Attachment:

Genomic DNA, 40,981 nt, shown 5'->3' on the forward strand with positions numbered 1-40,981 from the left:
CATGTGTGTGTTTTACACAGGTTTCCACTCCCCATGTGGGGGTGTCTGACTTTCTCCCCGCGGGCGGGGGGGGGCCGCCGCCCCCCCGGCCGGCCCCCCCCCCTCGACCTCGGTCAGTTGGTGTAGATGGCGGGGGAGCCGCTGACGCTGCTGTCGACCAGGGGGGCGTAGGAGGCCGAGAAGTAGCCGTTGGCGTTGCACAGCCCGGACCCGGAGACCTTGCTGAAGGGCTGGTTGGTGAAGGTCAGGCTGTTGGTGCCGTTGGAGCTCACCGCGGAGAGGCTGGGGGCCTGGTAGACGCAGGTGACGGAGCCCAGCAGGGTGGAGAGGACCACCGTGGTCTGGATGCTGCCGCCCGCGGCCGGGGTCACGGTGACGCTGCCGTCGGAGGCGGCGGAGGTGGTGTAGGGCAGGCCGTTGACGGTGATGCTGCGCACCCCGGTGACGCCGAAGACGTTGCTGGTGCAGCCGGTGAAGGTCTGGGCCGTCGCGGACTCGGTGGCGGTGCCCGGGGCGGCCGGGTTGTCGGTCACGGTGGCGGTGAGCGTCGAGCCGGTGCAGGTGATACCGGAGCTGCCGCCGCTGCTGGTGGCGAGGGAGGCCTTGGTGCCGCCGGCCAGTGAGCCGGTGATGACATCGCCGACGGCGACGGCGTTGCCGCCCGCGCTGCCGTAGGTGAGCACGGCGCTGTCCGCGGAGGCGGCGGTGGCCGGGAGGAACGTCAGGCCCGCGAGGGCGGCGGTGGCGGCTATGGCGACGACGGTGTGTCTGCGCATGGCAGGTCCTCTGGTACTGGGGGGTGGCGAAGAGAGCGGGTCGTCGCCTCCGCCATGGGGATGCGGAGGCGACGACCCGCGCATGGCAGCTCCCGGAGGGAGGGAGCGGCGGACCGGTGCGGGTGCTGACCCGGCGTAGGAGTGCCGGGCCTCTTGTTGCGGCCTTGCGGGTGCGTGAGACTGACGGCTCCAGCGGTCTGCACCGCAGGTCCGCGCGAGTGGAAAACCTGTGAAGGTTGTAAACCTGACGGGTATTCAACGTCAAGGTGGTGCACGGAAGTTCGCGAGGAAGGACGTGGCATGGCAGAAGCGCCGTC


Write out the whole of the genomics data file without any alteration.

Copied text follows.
Genomic DNA, 40,981 nt, shown 5'->3' on the forward strand with positions numbered 1-40,981 from the left:
CATGTGTGTGTTTTACACAGGTTTCCACTCCCCATGTGGGGGTGTCTGACTTTCTCCCCGCGGGCGGGGGGGGGCCGCCGCCCCCCCGGCCGGCCCCCCCCCCTCGACCTCGGTCAGTTGGTGTAGATGGCGGGGGAGCCGCTGACGCTGCTGTCGACCAGGGGGGCGTAGGAGGCCGAGAAGTAGCCGTTGGCGTTGCACAGCCCGGACCCGGAGACCTTGCTGAAGGGCTGGTTGGTGAAGGTCAGGCTGTTGGTGCCGTTGGAGCTCACCGCGGAGAGGCTGGGGGCCTGGTAGACGCAGGTGACGGAGCCCAGCAGGGTGGAGAGGACCACCGTGGTCTGGATGCTGCCGCCCGCGGCCGGGGTCACGGTGACGCTGCCGTCGGAGGCGGCGGAGGTGGTGTAGGGCAGGCCGTTGACGGTGATGCTGCGCACCCCGGTGACGCCGAAGACGTTGCTGGTGCAGCCGGTGAAGGTCTGGGCCGTCGCGGACTCGGTGGCGGTGCCCGGGGCGGCCGGGTTGTCGGTCACGGTGGCGGTGAGCGTCGAGCCGGTGCAGGTGATACCGGAGCTGCCGCCGCTGCTGGTGGCGAGGGAGGCCTTGGTGCCGCCGGCCAGTGAGCCGGTGATGACATCGCCGACGGCGACGGCGTTGCCGCCCGCGCTGCCGTAGGTGAGCACGGCGCTGTCCGCGGAGGCGGCGGTGGCCGGGAGGAACGTCAGGCCCGCGAGGGCGGCGGTGGCGGCTATGGCGACGACGGTGTGTCTGCGCATGGCAGGTCCTCTGGTACTGGGGGGTGGCGAAGAGAGCGGGTCGTCGCCTCCGCCATGGGGATGCGGAGGCGACGACCCGCGCATGGCAGCTCCCGGAGGGAGGGAGCGGCGGACCGGTGCGGGTGCTGACCCGGCGTAGGAGTGCCGGGCCTCTTGTTGCGGCCTTGCGGGTGCGTGAGACTGACGGCTCCAGCGGTCTGCACCGCAGGTCCGCGCGAGTGGAAAACCTGTGAAGGTTGTAAACCTGACGGGTATTCAACGTCAAGGTGGTGCACGGAAGTTCGCGAGGAAGGACGTGGCATGGCAGAAGCGCCGTC